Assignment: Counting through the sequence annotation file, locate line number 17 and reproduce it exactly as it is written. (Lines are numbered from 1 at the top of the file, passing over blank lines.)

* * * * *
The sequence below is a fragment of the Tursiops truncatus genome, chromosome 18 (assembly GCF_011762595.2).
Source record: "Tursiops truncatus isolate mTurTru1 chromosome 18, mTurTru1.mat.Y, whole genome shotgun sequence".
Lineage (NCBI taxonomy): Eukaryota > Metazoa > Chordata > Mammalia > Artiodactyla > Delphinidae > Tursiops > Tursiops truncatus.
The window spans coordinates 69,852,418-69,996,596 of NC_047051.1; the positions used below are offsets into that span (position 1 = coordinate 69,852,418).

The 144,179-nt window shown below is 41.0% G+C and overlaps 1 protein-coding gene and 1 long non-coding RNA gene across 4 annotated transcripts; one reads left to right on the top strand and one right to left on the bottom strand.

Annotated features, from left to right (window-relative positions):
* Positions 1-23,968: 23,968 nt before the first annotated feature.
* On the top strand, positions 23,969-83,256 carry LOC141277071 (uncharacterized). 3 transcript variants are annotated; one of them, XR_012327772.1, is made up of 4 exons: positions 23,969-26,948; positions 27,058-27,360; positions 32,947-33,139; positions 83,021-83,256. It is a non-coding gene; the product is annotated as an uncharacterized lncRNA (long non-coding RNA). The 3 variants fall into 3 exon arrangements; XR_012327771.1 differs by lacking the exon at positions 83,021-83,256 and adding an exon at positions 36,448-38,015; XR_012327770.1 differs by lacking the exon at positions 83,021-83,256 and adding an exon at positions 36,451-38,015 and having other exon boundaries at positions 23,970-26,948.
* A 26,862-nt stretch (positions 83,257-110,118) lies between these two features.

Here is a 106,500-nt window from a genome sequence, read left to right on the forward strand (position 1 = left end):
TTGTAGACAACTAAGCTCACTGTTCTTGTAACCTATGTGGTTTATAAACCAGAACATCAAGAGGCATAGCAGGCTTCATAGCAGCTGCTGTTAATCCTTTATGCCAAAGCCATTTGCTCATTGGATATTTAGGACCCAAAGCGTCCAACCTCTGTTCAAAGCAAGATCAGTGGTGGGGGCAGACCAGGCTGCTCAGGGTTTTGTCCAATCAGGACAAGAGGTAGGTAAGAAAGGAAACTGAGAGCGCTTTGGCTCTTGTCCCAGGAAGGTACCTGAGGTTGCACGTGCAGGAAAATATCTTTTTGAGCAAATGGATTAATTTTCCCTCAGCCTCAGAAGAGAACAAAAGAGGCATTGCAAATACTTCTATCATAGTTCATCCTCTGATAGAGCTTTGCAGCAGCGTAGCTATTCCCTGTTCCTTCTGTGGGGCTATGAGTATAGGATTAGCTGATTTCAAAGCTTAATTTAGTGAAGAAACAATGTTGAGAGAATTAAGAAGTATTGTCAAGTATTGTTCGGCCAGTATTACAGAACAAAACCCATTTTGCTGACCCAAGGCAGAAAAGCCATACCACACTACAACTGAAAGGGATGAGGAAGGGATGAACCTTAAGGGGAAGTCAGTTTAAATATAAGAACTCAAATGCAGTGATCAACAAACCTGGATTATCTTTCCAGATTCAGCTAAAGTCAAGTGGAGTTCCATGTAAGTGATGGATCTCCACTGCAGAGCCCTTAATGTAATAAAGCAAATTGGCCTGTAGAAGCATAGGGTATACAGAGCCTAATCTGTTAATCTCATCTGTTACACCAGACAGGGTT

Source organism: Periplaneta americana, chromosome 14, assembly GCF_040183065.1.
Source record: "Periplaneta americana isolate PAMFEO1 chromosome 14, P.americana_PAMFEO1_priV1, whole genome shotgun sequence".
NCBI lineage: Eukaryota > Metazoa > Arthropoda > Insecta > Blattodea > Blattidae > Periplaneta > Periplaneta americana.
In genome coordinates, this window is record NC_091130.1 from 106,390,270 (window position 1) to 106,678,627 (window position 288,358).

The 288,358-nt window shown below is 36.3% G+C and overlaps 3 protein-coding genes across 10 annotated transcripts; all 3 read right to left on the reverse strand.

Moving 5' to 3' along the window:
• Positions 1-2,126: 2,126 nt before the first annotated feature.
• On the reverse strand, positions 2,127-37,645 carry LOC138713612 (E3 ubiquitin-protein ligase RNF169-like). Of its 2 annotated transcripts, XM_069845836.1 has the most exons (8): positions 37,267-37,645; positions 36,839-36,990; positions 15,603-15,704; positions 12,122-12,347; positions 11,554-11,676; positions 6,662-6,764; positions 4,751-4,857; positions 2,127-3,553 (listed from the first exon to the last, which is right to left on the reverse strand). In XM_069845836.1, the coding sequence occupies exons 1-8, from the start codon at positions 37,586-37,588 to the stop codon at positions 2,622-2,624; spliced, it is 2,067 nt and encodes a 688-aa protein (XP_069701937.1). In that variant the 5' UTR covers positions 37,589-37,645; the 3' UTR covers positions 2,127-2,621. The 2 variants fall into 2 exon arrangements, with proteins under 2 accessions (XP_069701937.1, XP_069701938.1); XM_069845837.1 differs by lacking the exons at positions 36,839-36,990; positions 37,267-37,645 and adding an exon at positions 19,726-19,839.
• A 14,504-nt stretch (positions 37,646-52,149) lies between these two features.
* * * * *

Moving 5' to 3' along the window: